Book 13: From Russia with Love – Ian Fleming

Fleming, Ian - From Russia with LoveFor my first, and probably only, foray into James Bond this was definitely a good one. Compared to other spy novels I’ve read like The Talented Mr. Ripley or The Thin Man, I enjoyed this one the most! I’m not sure if it is because of the history of the novel, or because of the character James Bond.

So it will come as no surprise, that this is my local library’s books into movies book group February read. What is surprising is that I suggested it. I did so because for some random reason, I have always been obsessed with the title—it’s one of those iconic titles that everyone knows and for some reason it’s always stuck with me even though I’ve never seen the movie or read the book. The second reason is that it’s February and well, Valentine’s Day. And finally Caroline made another connection: oh Russia, like Sochi, and the Olympics. So yet another great reason.

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Book 8: Hunger Gays – Nathan Alexander

Alexander, Nathan - Hunger GaysI’m not sure what I expected with this book, but it wasn’t what I got. When I requested a copy of this book from the publisher I expected a fun parody of The Hunger Games, but ultimately it wasn’t. This is my honest opinion and I received nothing in return.

Let’s start with the good. There is a lot of potential in this writer, the ideas and the story adaptation are there, it’s the translation to the page that needs work. The story is a basic copy of The Hunger Games but it’s solely men entered into the tournament and rather than just killing for survival there has to be some sort of erotic act as well. I think the best thing about this novel, by far, is the name of the government drag queen: Lady Mary Posa.

Mariposa is the Spanish word for butterfly and is often times used in a derogatorily (similar to fag or queer), but in choosing to re-empower this word and have a, what I’m assuming is supposed to be funny, drag queen embrace the name and make it her shtick is quite creative and charming. And the authors creativity is further seen through his imagination (or my lack of imagination) to include the myriad pleasure devices mentioned within the arena.

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Book 7: Inferno (Robert Langdon #4) – Dan Brown

Brown, Dan - InfernoThis is the fourth book in the Robert Langdon series and Brown’s sixth novel. As with the others, this is exactly what it sets out to be: a page turning action and adventure novel that although not a literary wonder Inferno does make you wonder about major societal and environmental issues. The entire story takes place in less than 24 hours with flashbacks to two days before.

The only other Robert Langdon novel I’ve read since starting this blog is the third installment The Lost Symbol. I’ve read all of Brown’s books and enjoy them for what they are and don’t judge them harshly like it seems most people do. I remember reading The Da Vinci Code the summer between high school and college and immediately going out to find copies of Angels and Demons, Digital Fortress and Deception Point. (Call it my hipster moment, but I read it BEFORE it took off.)

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Book 79: Mockingjay (The Hunger Games #3) – Suzanne Collins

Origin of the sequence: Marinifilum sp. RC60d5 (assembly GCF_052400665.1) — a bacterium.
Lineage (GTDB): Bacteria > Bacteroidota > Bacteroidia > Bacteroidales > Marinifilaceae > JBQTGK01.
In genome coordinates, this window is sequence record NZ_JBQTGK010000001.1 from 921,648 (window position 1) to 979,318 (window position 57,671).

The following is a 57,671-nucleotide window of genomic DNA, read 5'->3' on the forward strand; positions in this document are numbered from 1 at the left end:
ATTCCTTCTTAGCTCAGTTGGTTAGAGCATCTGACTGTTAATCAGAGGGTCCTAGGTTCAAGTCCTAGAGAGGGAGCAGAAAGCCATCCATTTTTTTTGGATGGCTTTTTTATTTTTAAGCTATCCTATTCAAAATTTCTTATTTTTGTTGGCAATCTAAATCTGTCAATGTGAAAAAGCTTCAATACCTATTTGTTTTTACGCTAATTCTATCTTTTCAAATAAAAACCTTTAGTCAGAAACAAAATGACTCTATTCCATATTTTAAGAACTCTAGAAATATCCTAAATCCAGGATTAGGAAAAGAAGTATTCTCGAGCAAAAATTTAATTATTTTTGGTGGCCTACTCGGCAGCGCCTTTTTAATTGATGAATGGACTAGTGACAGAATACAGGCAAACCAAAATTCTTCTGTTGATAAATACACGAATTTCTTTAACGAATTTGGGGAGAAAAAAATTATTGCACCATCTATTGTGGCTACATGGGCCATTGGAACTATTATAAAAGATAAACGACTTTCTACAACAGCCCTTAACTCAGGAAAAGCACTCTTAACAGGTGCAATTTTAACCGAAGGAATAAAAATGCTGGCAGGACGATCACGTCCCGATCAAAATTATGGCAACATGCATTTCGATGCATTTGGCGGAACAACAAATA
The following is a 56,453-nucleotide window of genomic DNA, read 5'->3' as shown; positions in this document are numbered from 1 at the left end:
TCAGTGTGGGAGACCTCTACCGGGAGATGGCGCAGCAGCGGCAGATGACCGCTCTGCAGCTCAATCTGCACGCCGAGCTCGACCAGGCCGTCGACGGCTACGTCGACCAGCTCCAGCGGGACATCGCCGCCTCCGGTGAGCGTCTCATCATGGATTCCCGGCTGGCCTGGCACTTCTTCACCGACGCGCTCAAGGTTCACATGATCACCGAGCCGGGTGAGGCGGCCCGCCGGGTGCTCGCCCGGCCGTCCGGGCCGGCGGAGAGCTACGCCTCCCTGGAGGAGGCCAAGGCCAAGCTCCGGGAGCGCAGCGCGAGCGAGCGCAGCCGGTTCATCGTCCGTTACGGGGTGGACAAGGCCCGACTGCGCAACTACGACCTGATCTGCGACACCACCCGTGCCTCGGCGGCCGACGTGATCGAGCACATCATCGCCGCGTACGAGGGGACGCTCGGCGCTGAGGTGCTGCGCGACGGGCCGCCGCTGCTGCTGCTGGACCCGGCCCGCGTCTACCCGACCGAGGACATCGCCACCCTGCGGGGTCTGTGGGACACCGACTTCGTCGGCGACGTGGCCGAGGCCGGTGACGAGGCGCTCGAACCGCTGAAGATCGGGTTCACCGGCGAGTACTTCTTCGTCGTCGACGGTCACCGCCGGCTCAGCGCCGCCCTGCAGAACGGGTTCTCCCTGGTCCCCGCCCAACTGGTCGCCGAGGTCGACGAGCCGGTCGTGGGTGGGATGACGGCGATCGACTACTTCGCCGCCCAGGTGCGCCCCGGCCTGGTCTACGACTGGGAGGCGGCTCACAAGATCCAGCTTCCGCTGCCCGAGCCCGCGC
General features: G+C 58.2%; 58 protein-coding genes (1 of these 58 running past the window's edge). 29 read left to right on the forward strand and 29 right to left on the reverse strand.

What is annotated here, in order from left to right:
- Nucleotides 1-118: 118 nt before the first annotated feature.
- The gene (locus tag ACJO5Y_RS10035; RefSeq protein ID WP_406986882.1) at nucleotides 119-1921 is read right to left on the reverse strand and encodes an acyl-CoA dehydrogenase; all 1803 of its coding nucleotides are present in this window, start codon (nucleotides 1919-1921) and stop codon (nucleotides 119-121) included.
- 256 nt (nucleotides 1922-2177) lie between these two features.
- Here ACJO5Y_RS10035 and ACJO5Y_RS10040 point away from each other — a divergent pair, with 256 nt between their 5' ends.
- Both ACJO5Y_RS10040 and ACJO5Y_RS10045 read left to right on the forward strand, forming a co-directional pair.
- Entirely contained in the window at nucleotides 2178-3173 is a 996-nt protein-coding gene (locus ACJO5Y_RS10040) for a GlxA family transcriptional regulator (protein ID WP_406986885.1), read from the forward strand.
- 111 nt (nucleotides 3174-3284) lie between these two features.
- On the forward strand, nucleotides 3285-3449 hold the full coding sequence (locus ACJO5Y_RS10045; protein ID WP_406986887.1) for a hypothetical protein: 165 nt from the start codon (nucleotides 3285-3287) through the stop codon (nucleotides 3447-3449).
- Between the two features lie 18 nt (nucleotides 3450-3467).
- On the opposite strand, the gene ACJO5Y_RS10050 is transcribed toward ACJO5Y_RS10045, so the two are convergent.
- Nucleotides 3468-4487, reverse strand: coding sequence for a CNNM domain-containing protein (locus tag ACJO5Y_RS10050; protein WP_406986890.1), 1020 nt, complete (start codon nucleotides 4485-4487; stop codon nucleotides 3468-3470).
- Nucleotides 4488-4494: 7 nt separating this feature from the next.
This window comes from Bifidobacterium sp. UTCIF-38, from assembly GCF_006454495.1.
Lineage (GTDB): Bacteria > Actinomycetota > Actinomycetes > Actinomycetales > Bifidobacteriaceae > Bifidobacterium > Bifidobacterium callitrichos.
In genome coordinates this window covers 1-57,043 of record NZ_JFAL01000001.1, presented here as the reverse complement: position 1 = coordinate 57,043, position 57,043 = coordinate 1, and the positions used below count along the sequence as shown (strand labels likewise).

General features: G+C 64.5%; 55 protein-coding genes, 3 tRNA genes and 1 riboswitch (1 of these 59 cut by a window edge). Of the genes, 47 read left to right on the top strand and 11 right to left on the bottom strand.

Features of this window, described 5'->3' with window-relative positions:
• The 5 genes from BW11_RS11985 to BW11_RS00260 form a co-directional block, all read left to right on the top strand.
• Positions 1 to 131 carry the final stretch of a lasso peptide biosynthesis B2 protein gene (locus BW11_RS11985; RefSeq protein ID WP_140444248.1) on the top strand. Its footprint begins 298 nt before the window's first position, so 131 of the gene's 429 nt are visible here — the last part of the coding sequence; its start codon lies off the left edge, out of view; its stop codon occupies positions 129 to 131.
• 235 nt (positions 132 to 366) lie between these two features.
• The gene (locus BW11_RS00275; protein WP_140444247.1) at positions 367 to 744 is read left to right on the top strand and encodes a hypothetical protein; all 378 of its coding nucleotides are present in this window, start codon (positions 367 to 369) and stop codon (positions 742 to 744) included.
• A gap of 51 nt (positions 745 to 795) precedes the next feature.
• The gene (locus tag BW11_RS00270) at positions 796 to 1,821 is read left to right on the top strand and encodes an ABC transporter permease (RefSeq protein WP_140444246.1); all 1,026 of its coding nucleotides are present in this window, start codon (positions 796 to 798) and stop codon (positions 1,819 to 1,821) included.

Collins, Suzanne - MockingjayAs with my most re-reads of The Hunger Games and Catching Fire I’m realizing (once again) how much things change between re-reads based on where you are in your life, what you’re doing in life and any other number of uncontrollable factors. Looking back on my original review in September 2010, I see that my thoughts haven’t changed too much, but my understanding and appreciation of Collins’ storytelling/building has increased.

I’ll go ahead and get my major gripe of Catching Fire and Mockingjay out-of-the-way: these were not two books, they were one book that was split into two. They had to have been! And I can’t imagine the movie studio splitting the third book into two films unless they are going to add in a lot of additional information that is missing from the series. I mean sure, the books have contained beginnings, middles and ends, but the two books cannot stand alone because their plots are in essence the same plot. In comparison you have the encapsulated first novel. As with the last two reviews don’t read past here if you don’t want anything revealed! (AKA SPOILERS!)

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Book 78: Catching Fire (The Hunger Games #2) – Suzanne Collins

Collins, Suzanne - Catching FireAs with my recent re-read of The Hunger Games and going back to re-read my original review of Catching Fire back in 2010, I realized how much my blog has changed over the past three years. (I’ve also realized how poorly proofed my old posts are. Seriously go back and read some of them and laugh at my horrible editing! I used ‘one’ instead of ‘won’ and have ‘wont” instead of ‘won’t’ at one point. As I said in that review, DON’T READ PAST THIS POINT IF YOU DON’T WANT ANYTHING RUINED.

If one of the novels had more potential than any of the others, this is it and this is most evident in the way the writers were able to create an AMAZING film out of a mediocre book. And as with the book itself I wished the movie would’ve spent more time in the arena itself rather than on the outside of the arena, but both the book and movie did have to set up the third book.

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